Mikvah Renovation Support

Dear Rabbi Fried,

I have been solicited to donate towards the renovation project of the Dallas mikvah. My funds are limited, and I had in mind to give my donation towards a renovation project at our synagogue. Furthermore, I’m past the age that I use the mikvah, so I will personally not benefit from it, and I will from the synagogue. I’m not sure what the right thing to do is and am seeking your guidance.


Dear Anonymous,

I fully understand your predicament, and this is a serious question. Let’s take a look at the sources in Jewish law, halacha, and try to resolve your question.

The “Code of Jewish Law” rules that the building of a mikvah is an obligation upon the entire community, not only those who need to use it. Since it’s a necessary institution for those who need it, a mitzvah obligation, it is incumbent upon all community members to ensure its availability for those women. Jewish law further elevates the obligation of building a mikvah over building a synagogue. This is derived from a Talmudic ruling that one should even sell one’s Torah scroll, if necessary, to have the funds to get married and be able to fulfill the mitzvah of “be fruitful and multiply.” We derive from here that a community should even sell the only synagogue in town to use the funds to build a mikvah, if necessary and the money cannot be raised in another way.

Even if a mikvah is already built and basically functional, its renovation and beautification would precede the renovation of a synagogue. This is because halacha states that building a mikvah precedes that of a shul even if there is a mikvah available but it’s inconvenient to use. This is because there will probably be women who will refrain from the fulfillment of this mitzvah due to the inconvenience or unattractive appearance. Similarly, if a mikvah has fallen into disrepair over time, although basically functional, if it doesn’t provide an enjoyable experience there will certainly be women who will refrain from its use and not fulfill this crucial mitzvah. Furthermore, an unpleasant experience could lead to resentment and cause friction between husband and wife, minimizing shalom bayis, peace in the home. Even a contribution to the user’s shalom bayis, leading to a happier relationship between husband and wife, is sufficient grounds to sell a synagogue in order to renovate a mikvah.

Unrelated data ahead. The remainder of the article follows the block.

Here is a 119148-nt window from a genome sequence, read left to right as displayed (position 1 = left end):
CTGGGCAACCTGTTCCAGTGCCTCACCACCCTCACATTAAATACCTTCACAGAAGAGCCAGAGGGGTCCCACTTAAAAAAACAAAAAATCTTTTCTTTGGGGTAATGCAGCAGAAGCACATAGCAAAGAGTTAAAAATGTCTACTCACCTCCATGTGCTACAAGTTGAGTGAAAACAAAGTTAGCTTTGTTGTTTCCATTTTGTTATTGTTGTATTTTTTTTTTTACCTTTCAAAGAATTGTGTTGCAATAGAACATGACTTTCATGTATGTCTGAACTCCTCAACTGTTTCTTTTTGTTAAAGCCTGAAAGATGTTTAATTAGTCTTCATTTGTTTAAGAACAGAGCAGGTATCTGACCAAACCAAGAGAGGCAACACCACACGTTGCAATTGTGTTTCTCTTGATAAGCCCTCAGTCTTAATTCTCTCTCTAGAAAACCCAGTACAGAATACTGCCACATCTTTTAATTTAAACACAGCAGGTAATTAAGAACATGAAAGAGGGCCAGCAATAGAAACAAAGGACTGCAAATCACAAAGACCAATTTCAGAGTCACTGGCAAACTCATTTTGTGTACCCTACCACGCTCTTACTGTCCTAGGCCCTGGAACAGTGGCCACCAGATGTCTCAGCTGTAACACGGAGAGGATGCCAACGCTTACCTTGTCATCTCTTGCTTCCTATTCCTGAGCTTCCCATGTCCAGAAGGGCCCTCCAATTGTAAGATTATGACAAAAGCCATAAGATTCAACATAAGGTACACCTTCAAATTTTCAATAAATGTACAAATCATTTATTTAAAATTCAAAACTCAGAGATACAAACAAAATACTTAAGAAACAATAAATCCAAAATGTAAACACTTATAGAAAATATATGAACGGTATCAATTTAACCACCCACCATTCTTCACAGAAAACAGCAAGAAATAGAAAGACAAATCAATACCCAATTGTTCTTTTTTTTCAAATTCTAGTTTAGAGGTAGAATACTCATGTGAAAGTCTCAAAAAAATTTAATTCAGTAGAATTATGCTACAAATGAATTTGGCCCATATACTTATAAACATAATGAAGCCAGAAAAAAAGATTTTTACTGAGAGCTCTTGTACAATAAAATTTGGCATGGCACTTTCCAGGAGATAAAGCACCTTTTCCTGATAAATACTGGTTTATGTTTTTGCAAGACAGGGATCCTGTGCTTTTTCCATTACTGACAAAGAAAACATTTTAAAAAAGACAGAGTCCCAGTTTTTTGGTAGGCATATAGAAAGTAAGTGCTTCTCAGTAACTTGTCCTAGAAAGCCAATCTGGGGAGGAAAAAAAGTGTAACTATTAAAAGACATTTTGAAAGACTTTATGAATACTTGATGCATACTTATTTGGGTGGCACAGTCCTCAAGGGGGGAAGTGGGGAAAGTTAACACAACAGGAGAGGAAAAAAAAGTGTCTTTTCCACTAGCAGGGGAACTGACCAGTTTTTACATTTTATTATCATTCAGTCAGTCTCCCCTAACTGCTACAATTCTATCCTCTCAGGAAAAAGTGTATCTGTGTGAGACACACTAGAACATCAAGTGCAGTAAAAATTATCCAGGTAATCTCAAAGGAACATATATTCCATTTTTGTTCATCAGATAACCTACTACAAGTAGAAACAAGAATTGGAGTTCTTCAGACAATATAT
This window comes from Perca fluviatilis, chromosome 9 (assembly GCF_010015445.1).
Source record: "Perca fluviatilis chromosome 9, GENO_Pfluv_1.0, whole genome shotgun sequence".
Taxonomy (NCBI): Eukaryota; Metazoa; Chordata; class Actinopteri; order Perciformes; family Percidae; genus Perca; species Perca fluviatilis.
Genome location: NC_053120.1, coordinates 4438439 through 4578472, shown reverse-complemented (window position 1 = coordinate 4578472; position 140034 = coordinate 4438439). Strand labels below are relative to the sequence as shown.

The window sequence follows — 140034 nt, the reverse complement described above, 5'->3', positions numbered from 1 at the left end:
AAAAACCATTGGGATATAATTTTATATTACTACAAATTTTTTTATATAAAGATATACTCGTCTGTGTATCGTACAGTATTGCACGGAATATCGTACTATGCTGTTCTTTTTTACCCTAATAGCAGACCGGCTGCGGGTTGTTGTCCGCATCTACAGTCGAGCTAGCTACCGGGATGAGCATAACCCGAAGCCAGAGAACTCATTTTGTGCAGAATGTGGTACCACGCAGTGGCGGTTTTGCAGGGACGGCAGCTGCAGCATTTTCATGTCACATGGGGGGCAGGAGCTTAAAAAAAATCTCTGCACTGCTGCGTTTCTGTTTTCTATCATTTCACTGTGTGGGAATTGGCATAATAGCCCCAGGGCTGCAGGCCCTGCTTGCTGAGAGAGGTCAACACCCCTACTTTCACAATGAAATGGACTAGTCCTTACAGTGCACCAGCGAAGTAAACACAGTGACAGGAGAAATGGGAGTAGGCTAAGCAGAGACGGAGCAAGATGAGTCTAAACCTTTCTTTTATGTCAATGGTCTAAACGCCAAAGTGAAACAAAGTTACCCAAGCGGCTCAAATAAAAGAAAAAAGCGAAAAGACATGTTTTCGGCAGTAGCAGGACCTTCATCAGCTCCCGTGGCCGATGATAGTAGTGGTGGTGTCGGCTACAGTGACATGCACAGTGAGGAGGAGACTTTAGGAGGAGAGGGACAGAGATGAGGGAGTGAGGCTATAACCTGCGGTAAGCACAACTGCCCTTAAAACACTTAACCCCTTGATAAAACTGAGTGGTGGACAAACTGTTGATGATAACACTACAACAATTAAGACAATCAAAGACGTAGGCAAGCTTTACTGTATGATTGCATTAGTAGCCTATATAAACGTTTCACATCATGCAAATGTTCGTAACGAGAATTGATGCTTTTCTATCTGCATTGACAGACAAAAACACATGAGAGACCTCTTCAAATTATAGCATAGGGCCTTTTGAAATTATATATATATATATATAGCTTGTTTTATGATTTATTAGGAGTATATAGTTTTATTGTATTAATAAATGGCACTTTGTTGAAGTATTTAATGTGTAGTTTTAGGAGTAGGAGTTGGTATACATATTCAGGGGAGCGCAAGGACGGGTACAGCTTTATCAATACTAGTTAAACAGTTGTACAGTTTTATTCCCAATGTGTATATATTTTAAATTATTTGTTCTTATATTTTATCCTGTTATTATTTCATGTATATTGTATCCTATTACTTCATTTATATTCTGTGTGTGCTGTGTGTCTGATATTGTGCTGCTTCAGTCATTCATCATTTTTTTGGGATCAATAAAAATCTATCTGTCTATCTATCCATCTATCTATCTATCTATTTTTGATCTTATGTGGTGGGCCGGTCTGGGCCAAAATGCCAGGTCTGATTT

We have experienced the wisdom of the above sources in Dallas in real time. When we first opened the beautiful Mikvah Israel of Dallas in June of 1995, although other mikvahs existed in town, the new building immediately saw the number of mikvah users quadruple! Now that so many years have passed by, it became necessary to do a complete renovation to bring it back to its beautiful state and up to par for the 21st century.  

To beautify a mikvah is to fulfill the mitzvah of “hiddur mitzvah.” to beautify all the mitzvos we do. Although this certainly applies to the beautification of a synagogue, the nashim tzidkanios, the holy and special Jewish women who dedicate an important area of their lives to properly fulfill this mitzvah, deserve to enjoy a beautiful experience to help bring the holiness into their homes and families.

So, if you are contacted, please respond generously. And may God bless you to have the means to do this and to help renovate your synagogue as well!


Rabbi Yerachmiel Fried

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